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Title The Numerous Possibilities
NB: according to biographers, the spelling of surnames may vary.
Countess Giulietta GUICCIARDI (1784-1856).
Cousin of the Brunsvik sisters.
Beethoven's student around 1801. He dedicated the 'Moonlight Sonata' to her. Momentarily in love with Beethoven, she had a portrait done for him which he kept all his life. But she married Count Robert von Gallenbergin in 1803 , who was wealthier than the composer.
Nevertheless, Schindler is mistaken in the date of the letter. It having been dated 1812, this idea is no longer plausible.
She was proposed as the possible Immortal Beloved by Anton SCHINDLER - 1840.
Amalie SEBALD (1787 - 1846).
Amalie was a singer, notably at Berlin. She met Beethoven at Teplitz in 1811 and 1812. They were very close, as proven by certain letters.
Theory by Edouard HERRIOT - 1932, equally proposed by W. A. Thomas San Galli - 1909.
Amalie Sebald
Thérèse von BRUNSVIK (1775-1861).
The eldest sister of the Brunsvik family remained celibate. Less talented and less beautiful than Pépi, she "watched over" her...
Romain Rolland wrote that Thérèse loved Beethoven from 1806, and that they were engaged in that year. Beethoven had a portrait of Thérèse.
Proposed by Romain ROLLAND - 1928, re-proposed by other biographers - 1879.
Thérèse von Brunsvik
Joséphine von BRUNSVICK (married DEYM), a.k.a. Pépi (1779 - 1821).
Beethoven was very close, from 1799, with all of the Brunswick family. Pépi became his student and was very talented. They were close friends.
In 1812, Joséphine had been widowed for 8 years, for the moment without children (because she confided them in her sister, Thérèse)… and she had a baby girl 9 months later, Minona. One automatically thinks… Not bad, for a man without official descendants!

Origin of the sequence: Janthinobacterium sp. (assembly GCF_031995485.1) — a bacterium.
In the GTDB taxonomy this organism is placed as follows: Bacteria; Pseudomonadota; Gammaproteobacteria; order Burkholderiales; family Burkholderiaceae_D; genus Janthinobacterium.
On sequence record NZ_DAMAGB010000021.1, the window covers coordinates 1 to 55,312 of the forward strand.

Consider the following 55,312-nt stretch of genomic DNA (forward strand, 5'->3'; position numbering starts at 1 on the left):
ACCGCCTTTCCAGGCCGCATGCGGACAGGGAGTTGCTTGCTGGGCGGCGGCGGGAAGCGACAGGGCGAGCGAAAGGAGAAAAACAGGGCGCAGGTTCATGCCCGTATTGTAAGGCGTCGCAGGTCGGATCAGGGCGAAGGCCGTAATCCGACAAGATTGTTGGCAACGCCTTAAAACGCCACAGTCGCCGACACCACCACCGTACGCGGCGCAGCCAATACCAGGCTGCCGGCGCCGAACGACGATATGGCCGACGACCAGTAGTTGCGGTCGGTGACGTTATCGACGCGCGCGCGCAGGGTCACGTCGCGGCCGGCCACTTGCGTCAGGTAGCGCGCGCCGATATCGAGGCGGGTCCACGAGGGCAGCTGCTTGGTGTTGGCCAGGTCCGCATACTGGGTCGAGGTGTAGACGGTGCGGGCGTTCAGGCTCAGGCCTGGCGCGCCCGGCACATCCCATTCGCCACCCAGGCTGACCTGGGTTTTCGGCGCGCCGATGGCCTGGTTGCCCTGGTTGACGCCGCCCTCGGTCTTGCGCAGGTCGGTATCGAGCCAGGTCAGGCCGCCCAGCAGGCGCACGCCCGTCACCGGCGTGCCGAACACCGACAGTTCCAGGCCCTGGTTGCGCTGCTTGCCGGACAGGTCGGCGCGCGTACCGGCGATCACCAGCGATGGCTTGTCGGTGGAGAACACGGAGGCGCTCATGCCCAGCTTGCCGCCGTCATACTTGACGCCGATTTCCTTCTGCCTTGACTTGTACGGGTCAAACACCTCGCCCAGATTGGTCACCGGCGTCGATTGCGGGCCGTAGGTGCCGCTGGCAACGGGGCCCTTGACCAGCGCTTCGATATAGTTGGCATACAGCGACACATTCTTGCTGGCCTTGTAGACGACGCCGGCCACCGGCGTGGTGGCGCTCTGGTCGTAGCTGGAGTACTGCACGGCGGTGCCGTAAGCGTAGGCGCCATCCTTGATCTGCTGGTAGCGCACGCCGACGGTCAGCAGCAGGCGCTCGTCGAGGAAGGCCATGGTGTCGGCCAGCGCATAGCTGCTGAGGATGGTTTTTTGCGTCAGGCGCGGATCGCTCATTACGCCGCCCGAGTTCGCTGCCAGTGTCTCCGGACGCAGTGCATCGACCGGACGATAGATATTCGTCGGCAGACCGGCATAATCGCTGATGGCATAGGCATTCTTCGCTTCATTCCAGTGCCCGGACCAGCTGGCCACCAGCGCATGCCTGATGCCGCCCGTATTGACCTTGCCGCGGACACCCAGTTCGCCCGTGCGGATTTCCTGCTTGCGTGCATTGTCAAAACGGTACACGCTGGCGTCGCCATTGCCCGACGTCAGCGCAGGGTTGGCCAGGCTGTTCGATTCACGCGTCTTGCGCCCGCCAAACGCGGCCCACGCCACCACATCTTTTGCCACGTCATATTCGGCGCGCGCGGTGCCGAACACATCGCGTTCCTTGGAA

Jean and Brigitte MASSIN - 1954, and numerous other biographers - 1920.
Joséphine de Brunsvick

Antonie BRENTANO (née BIRKENSTOCK 1780 - 1869).
Wife of Franz von Brentano, senator at Francfort and Beethoven's friend. Also the step-sister of Bettina Brentano, who organised the relationship bewteen Goethe and Beethoven.
Antonie was at Vienna between 1809 et 1812, with her husband. In 1812, she was with her husband at Karlsbad… She gave birth to a child practically 12 months after the letter… called Karl, as it happens!
Maynard SOLOMON (re-proposed by Barry COOPER) - 1977.

Antonie Bretano

Countess Anna Marie ERDÖDY (née NICZKY 1779-1837).
Marie became almost paralysed after the birth of her first child.
She became close to Beethoven around 1803. Their bond grew sronger. He wrote to her as "liebe, liebe, liebe, liebe, liebe", and he dedicated, to her, opus 70 (two trios) and opus 102 (two sonatas).
The Countess was a great friend to Beethoven, and he lived with her for some time in 1808. She was an excellent pianist and a great admirerer of Beethoven's works. Some biographers think that she had great influence over Beethoven and over his music. Also, in 1809, she participated in the succesful search for rich patrons for the composer.
In 1812, she fell out with her husband.
Gail S. ALTMAN - 1996.

Mary Erdödy
Countess Almerie ESTERHAZY (married MURRAY 1789 - 1848).
A young women of the Esterhazy family, (aristocrats from Almérie), born in France, re-opens this debate with her unexpected arrival on the scene.
A credited pianist, she had the advantage of coming from a family who were close to Beethoven and seems to have been at the right places at the right times. In the end she married a wealthy officer.
Jaroslav CELEDA - 1960, posthumous publication in 2001.

The Immortal Beloved will always be a mystery.
Certain biographers have declared that they don't know, and have suggested that perhaps Beethoven's sweetheart is someone whose name has been completely overlooked…

(The portrait at the left is one of the two miniatures that were found in Beethoven's secret drawer after his death. It might be the immportal beloved - May be not...)

Immortal Beloved
Many thanks to Hannah SALTER for her translation of this page from French into English
© Dominique PREVOT
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